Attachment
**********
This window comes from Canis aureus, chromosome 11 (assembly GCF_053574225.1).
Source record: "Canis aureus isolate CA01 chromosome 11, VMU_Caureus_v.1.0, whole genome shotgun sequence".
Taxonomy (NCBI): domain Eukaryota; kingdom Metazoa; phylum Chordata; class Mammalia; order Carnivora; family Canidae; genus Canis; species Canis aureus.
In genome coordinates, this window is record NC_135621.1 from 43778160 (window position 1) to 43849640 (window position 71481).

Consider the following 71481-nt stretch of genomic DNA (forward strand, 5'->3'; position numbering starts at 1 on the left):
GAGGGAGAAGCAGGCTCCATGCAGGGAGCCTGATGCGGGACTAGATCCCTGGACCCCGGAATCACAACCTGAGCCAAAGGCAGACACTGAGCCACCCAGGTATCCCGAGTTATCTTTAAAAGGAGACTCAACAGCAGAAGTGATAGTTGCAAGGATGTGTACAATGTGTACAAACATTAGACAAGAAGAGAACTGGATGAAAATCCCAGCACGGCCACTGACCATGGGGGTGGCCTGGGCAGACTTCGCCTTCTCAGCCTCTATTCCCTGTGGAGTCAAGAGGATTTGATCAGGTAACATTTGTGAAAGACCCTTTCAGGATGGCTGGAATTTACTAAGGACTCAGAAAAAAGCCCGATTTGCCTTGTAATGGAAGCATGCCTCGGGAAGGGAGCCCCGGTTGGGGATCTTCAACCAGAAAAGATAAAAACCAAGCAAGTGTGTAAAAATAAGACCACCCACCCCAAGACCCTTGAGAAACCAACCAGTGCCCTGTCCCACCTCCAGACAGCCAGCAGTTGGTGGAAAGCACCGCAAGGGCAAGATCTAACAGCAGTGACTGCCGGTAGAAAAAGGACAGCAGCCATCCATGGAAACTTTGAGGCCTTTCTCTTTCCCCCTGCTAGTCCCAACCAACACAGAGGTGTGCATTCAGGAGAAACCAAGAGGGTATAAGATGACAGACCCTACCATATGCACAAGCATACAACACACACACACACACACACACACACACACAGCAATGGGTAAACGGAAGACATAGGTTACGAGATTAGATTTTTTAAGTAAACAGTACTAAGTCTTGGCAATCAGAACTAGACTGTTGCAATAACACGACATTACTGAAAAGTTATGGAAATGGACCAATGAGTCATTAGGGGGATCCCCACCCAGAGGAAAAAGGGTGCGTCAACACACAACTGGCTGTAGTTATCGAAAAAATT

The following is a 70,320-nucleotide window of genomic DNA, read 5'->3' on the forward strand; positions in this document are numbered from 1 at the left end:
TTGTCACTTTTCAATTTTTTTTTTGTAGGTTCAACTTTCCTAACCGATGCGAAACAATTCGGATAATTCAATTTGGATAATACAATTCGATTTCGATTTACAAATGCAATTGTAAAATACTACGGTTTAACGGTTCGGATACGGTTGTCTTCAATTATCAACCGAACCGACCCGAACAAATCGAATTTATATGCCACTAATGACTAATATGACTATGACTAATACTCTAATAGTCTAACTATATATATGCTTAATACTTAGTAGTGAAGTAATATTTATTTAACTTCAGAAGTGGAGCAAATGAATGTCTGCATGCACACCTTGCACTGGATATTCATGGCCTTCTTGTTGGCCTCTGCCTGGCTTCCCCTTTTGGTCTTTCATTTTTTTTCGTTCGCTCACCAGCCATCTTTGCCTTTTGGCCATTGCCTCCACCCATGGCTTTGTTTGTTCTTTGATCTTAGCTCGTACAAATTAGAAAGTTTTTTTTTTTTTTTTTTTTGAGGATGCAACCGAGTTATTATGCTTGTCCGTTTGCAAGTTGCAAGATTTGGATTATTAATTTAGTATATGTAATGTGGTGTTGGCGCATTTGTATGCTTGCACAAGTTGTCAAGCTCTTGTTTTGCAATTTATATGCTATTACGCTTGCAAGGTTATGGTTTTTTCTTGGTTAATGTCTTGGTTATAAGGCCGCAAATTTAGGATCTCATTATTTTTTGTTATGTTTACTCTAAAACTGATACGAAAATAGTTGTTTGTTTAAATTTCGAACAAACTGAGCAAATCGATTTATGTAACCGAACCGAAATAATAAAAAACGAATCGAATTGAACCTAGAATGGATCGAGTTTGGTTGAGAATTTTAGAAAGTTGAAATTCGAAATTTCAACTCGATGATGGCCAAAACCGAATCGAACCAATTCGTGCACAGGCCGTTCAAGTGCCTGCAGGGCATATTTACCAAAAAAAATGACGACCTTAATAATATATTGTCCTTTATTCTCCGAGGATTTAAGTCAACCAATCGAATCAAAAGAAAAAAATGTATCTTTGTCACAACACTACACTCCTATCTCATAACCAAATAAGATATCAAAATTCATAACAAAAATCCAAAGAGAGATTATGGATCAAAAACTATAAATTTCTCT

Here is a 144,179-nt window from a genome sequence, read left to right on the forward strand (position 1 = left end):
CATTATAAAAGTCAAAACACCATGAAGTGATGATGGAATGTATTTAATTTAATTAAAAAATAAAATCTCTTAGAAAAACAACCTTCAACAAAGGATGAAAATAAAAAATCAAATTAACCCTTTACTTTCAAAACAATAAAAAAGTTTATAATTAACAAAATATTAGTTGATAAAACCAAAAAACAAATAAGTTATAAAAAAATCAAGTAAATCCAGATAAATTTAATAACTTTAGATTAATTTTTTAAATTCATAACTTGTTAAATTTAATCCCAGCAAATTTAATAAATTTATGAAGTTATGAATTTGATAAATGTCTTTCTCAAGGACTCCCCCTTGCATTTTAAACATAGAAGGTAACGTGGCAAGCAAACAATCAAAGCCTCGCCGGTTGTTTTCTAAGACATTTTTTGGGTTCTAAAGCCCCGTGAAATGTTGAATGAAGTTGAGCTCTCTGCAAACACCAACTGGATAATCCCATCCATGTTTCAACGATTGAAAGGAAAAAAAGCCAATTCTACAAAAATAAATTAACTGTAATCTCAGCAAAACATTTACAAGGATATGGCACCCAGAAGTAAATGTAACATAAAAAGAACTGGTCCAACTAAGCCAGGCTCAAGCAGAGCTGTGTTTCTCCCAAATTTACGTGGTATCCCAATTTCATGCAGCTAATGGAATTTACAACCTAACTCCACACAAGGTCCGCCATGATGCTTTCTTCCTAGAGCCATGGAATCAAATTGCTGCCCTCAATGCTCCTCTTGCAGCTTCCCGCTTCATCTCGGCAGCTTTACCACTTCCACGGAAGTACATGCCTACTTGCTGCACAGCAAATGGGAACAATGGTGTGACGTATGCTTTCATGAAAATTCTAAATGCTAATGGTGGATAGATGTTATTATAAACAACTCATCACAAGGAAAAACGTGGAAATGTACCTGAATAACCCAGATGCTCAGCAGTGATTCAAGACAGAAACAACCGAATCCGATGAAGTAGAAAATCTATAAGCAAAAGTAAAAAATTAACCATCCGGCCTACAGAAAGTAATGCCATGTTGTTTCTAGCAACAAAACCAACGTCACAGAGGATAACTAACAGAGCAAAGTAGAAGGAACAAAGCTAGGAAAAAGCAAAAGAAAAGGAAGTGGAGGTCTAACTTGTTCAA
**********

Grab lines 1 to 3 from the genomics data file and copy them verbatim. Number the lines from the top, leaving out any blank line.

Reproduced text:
This window comes from Canis aureus, chromosome 11 (assembly GCF_053574225.1).
Source record: "Canis aureus isolate CA01 chromosome 11, VMU_Caureus_v.1.0, whole genome shotgun sequence".
Taxonomy (NCBI): domain Eukaryota; kingdom Metazoa; phylum Chordata; class Mammalia; order Carnivora; family Canidae; genus Canis; species Canis aureus.